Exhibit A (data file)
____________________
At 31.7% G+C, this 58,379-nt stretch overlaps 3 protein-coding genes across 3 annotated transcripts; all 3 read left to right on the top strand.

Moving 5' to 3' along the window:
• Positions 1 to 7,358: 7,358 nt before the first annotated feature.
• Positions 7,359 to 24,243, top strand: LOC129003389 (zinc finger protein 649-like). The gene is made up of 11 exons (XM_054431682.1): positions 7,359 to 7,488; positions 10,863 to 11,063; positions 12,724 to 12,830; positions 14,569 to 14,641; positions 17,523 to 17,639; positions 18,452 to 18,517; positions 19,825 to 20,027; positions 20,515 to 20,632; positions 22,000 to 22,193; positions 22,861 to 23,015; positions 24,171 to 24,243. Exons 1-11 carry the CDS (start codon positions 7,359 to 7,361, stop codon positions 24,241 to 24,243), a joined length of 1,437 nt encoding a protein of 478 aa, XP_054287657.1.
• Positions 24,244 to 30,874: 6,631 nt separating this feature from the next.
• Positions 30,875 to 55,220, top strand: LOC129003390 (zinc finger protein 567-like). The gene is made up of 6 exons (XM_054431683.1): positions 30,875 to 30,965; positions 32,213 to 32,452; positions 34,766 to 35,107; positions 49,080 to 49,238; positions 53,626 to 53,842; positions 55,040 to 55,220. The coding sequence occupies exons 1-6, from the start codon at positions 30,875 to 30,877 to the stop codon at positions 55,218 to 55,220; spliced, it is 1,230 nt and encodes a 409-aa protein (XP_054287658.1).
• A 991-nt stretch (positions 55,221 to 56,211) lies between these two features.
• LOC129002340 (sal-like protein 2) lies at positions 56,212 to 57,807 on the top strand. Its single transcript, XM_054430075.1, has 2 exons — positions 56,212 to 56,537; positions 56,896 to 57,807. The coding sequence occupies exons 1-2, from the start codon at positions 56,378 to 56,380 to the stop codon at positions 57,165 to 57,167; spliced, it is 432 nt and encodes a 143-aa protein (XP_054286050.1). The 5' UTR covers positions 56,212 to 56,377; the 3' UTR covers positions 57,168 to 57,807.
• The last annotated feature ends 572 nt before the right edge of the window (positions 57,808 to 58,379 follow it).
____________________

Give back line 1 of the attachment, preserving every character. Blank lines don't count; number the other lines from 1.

At 31.7% G+C, this 58,379-nt stretch overlaps 3 protein-coding genes across 3 annotated transcripts; all 3 read left to right on the top strand.